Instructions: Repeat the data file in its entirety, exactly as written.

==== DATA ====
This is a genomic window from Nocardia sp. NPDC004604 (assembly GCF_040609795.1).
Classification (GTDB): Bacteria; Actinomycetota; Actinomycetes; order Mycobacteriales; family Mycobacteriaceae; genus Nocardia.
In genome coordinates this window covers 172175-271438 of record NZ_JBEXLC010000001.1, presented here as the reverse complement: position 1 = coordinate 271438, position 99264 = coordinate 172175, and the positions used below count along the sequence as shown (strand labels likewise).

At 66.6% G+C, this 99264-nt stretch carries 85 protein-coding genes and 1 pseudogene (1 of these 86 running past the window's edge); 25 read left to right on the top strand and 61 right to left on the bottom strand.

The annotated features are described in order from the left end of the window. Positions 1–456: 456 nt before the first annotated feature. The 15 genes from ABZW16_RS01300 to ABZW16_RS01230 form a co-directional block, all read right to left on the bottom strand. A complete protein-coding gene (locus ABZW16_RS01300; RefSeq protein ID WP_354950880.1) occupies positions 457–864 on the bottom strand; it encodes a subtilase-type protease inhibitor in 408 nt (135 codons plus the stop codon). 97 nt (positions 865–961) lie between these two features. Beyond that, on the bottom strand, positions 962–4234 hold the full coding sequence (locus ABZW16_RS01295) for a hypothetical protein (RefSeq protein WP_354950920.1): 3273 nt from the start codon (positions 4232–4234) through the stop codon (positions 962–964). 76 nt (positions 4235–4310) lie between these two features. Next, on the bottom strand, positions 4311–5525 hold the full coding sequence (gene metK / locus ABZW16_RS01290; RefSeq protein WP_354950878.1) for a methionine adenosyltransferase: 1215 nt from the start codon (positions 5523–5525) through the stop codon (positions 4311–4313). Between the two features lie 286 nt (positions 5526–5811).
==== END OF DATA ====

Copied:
This is a genomic window from Nocardia sp. NPDC004604 (assembly GCF_040609795.1).
Classification (GTDB): Bacteria; Actinomycetota; Actinomycetes; order Mycobacteriales; family Mycobacteriaceae; genus Nocardia.
In genome coordinates this window covers 172175-271438 of record NZ_JBEXLC010000001.1, presented here as the reverse complement: position 1 = coordinate 271438, position 99264 = coordinate 172175, and the positions used below count along the sequence as shown (strand labels likewise).

At 66.6% G+C, this 99264-nt stretch carries 85 protein-coding genes and 1 pseudogene (1 of these 86 running past the window's edge); 25 read left to right on the top strand and 61 right to left on the bottom strand.

The annotated features are described in order from the left end of the window. Positions 1–456: 456 nt before the first annotated feature. The 15 genes from ABZW16_RS01300 to ABZW16_RS01230 form a co-directional block, all read right to left on the bottom strand. A complete protein-coding gene (locus ABZW16_RS01300; RefSeq protein ID WP_354950880.1) occupies positions 457–864 on the bottom strand; it encodes a subtilase-type protease inhibitor in 408 nt (135 codons plus the stop codon). 97 nt (positions 865–961) lie between these two features. Beyond that, on the bottom strand, positions 962–4234 hold the full coding sequence (locus ABZW16_RS01295) for a hypothetical protein (RefSeq protein WP_354950920.1): 3273 nt from the start codon (positions 4232–4234) through the stop codon (positions 962–964). 76 nt (positions 4235–4310) lie between these two features. Next, on the bottom strand, positions 4311–5525 hold the full coding sequence (gene metK / locus ABZW16_RS01290; RefSeq protein WP_354950878.1) for a methionine adenosyltransferase: 1215 nt from the start codon (positions 5523–5525) through the stop codon (positions 4311–4313). Between the two features lie 286 nt (positions 5526–5811).